Huntsman spox calls out Romney spox
July 22nd, 2011
10:50 AM ET
3 years ago

Huntsman spox calls out Romney spox

(CNN) - Jon Huntsman's spokesman took to Twitter Friday to needle GOP presidential rival Mitt Romney.

Tim Miller sent this message to Romney's spokesman Eric Fehrnstrom: "@EricFehrn spoxing for @MittRomney in '02 called Grover's pledge "gov't by gimmicry." Harsh. Why the change of heart? http://bo.st.q2cZaO

The link goes to an article in the Boston Globe that quotes Romney and Fehrnstrom saying he would not sign a no-new-taxes pledge as a candidate for governor.

"I'm not intending to, at this stage, sign a document which would prevent me from being able to look specifically at the revenue needs of the Commonwealth," Romney said.

At the time Fehrnstrom called such pledges "government by gimmickry."

However, as a candidate for president, the former Massachusetts governor has signed the "Taxpayer Protection Pledge," a no-new-taxes promise from Americans for Tax Reform and the "cut, cap, and balance" pledge, which calls for a balanced budget amendment, among other demands, to raise the debt ceiling.

Huntsman and Romney are both Mormon former governors with ties to Utah, an early presidential voting state.

Huntsman has consistently refused to sign pledges, as a candidate for Utah governor and as a 2012 presidential candidate.

"Other than the pledge of allegiance, I don't do a whole lot of pledges," Huntsman told CNN in June.

The Huntsman camp tweet comes the day after his campaign manager resigned. In a statement, senior Campaign Adviser John Weaver said the campaign is moving into a more aggressive phase from a "messaging and tactical standpoint."

Eric Fehrnstrom did not immediately respond to a request for comment.


Filed under: 2012 • Jon Huntsman • Mitt Romney • Twitter
soundoff (7 Responses)
  1. Republicans - The Not Intended To Be Factually Accurate" Party

    Huntsman is the best of the bunch. Too bad the GOP is too rightwing to nominate him.

    July 22, 2011 11:11 am at 11:11 am |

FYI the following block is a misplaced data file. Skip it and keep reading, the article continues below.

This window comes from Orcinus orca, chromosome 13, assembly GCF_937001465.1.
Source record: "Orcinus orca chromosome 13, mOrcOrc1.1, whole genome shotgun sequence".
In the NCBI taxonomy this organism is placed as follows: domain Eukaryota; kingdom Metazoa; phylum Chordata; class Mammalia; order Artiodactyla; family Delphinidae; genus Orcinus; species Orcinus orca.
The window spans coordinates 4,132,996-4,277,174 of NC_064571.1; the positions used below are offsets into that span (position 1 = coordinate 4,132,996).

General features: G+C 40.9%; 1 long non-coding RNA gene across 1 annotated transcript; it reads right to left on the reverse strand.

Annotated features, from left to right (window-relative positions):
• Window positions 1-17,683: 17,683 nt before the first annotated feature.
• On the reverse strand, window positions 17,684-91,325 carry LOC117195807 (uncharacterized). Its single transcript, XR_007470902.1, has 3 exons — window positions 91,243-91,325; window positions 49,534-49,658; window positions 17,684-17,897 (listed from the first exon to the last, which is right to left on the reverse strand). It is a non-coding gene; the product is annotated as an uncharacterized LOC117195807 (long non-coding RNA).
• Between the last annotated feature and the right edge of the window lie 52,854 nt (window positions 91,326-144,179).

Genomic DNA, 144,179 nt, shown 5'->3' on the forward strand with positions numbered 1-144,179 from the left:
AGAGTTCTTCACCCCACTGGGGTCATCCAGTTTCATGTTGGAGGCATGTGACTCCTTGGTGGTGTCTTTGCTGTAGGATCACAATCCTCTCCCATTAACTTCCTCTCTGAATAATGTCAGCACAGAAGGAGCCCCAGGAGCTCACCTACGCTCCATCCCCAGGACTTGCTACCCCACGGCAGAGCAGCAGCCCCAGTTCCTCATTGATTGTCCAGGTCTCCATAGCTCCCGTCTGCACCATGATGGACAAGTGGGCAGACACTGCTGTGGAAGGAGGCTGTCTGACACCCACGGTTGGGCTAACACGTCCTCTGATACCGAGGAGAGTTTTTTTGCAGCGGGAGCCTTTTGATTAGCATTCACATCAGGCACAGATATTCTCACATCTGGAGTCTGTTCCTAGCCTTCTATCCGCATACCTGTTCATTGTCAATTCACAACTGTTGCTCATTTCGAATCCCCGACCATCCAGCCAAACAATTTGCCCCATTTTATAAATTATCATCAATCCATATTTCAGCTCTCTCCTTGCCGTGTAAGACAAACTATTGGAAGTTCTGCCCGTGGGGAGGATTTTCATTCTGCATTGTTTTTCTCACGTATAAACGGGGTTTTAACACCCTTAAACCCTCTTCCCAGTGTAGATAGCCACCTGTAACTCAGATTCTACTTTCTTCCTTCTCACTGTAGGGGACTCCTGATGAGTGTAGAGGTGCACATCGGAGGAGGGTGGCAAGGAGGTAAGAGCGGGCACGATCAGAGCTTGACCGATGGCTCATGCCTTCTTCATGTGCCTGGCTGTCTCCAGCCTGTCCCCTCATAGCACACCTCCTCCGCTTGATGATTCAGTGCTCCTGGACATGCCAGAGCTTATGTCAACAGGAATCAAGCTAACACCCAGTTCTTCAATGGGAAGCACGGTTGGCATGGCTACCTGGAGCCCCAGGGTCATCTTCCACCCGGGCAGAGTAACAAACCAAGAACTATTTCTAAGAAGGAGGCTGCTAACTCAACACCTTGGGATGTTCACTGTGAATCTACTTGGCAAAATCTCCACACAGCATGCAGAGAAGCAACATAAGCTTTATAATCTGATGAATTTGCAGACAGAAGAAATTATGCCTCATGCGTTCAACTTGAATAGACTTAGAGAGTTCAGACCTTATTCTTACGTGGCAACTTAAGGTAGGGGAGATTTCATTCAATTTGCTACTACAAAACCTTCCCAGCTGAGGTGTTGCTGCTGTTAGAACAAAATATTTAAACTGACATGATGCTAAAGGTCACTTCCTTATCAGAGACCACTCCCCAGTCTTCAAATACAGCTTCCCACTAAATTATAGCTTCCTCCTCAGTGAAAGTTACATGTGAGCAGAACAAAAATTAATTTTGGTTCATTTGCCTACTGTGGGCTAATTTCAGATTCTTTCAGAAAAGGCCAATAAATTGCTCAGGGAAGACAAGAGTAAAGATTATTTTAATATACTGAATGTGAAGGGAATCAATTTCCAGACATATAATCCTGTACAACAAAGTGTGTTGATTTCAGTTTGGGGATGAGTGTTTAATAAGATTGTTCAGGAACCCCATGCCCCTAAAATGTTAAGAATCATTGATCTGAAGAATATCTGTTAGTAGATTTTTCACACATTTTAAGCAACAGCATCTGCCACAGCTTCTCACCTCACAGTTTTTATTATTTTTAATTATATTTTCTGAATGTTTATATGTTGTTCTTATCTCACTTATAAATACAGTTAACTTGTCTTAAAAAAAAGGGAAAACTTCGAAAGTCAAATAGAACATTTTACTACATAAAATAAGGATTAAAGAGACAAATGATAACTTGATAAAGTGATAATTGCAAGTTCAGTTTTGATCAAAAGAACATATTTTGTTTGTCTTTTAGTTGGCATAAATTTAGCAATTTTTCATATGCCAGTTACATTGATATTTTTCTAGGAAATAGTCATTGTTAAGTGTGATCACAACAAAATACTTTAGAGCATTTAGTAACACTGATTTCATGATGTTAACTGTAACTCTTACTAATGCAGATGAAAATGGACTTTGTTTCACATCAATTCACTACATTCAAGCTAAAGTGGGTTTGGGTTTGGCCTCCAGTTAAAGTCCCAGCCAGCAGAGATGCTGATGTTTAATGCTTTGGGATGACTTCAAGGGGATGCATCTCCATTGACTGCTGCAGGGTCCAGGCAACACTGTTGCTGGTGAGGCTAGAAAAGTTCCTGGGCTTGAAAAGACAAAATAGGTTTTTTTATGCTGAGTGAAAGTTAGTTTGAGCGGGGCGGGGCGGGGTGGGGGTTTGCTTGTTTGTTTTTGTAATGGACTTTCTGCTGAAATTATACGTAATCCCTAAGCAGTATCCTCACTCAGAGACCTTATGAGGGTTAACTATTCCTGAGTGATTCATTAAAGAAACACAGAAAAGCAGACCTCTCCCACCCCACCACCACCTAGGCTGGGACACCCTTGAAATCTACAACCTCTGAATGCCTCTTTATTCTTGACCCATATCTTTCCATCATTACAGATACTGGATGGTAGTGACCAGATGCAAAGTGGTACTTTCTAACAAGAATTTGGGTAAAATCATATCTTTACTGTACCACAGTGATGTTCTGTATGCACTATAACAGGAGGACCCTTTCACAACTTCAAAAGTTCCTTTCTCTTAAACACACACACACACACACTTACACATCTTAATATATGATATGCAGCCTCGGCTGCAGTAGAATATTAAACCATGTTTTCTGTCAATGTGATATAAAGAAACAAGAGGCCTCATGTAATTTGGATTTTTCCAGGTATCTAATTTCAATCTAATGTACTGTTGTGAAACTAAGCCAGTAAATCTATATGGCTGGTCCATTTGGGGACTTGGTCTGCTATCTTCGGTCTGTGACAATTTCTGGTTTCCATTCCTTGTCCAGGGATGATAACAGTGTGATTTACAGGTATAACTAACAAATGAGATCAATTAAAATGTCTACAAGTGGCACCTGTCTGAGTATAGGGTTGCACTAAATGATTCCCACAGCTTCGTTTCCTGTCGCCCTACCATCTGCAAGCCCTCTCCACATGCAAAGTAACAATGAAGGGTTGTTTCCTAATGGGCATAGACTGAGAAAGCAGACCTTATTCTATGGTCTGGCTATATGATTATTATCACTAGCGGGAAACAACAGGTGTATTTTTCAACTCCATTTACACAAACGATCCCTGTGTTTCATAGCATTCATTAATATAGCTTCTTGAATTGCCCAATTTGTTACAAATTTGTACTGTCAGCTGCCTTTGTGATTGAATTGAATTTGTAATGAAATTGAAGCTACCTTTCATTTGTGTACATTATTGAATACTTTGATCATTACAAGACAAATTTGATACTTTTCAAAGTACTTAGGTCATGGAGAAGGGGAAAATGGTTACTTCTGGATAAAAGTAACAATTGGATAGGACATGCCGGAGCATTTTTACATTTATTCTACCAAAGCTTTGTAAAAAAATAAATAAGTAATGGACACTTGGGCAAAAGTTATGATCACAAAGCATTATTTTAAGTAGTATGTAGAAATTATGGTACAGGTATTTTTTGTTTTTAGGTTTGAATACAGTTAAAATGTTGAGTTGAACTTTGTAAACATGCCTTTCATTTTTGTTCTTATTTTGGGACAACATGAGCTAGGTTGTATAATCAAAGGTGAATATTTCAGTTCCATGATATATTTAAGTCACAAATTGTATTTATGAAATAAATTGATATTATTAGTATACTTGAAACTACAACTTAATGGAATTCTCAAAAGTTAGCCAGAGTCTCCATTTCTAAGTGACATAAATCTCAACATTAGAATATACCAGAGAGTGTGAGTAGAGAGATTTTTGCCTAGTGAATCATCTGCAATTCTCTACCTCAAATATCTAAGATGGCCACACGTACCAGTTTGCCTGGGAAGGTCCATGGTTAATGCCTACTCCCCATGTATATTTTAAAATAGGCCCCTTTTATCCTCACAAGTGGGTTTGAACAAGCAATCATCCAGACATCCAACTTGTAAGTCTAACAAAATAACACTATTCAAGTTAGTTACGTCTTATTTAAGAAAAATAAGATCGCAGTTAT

2. Rudy NYC

    Anyone who has signed a Nordquist pledge, or will be likely to sign one if elected in 2012, or has anything to do with the TEA Party will lose in 2012. Not after what has occurred in 2012.

    July 22, 2011 11:24 am at 11:24 am |
  3. S.B. Stein E.B. NJ

    Any pledge not to raise taxes shows that someone is not fully thinking and is an ideologue. The idea that you will completely cut off any one form of raising revenue or cutting spending shows that the person is not willing to look at the whole picture. This is a problem for the country today. The problem is that people who are in (or running for) office that don't understand that everything must be on the table as far as the budget is concerned. There are things that I would like to left out the discussions, but I understand that everything must be done. I don't want to pay more in taxes, but that must be considered. I would like services to be maintained at current levels or expanded, but it can't always be done. Let us all be realistic about what needs to be done. Please, I hope all the ideologes go home or learn to be more flexible.

    July 22, 2011 11:26 am at 11:26 am |
  4. Johnny Cat

    The Tea Party really has the GOP in a corner. A simple look at recent history (the last fifty or so years) will show that EVERY president HAD to raise taxes at some point. It's the cost of running government. It can't be avoided. Conversely, taxes are also lowered at some point. It keeps the ship of state on an even keel. At first, the Tea Party was made up of Republicans and Independants who wanted to curb the big government caused by both Bush's and Obama's bailouts. Eventually, the far right extremests took over the Tea Party. That's all that's left now. The far right extremists who make up a small minority of the GOP. Yet, in order to kow-tow to them, the GOP is selling itself down the river. The Moderate Republicans who can honestly do some good for this country are being thrown under the bus by their own party.

    July 22, 2011 11:52 am at 11:52 am |
  5. Capt. Nemo

    Now Mitt is anti pledge? This is just another example of Romney's pandering: he says what he thinks people what to hear (to get elected), then takes an opposite position when the original position is politically unfavorable (Massachusetts health care, abortion, tax pledges). This man is a meretricious empty suit.

    Take it from a MA resident: this man has NO fundamental principle he will not compromise for political gain. I am against him as a politican not because of his party or political philosophy (which, but for laissez faire capitalism, is only a shifting series of politically expedient positions) but because of his craven opportunism.

    July 22, 2011 12:01 pm at 12:01 pm |
  6. Malty

    I like Mitt Romney better than Huntsman, but both are better leaders and would govern better than Obama.

    Note to the uninformed: both candidates are centralist conservatives that have the ability and have worked WITH the other side. Obama has made NO effort in his presidency to compromise or even debate conservative ideas.

    Mitt Romney in 2012.

    July 22, 2011 12:02 pm at 12:02 pm |
  7. Elphaba

    Things are starting to happen now. The GOP hopefuls are starting to snipe at each other. Eventually, hopefully fairly soon, the wheat will be cut from the chaff, so to speak, and all the wannabes who shouldn't be wasting our time will fall by the wayside. I am hopeful that after the carnage that is just beginning in the GOP, New Jersey Governor Chris Christy will be convinced to run. Now HE'S one Republican this Democrat can vote for.

    July 22, 2011 12:05 pm at 12:05 pm |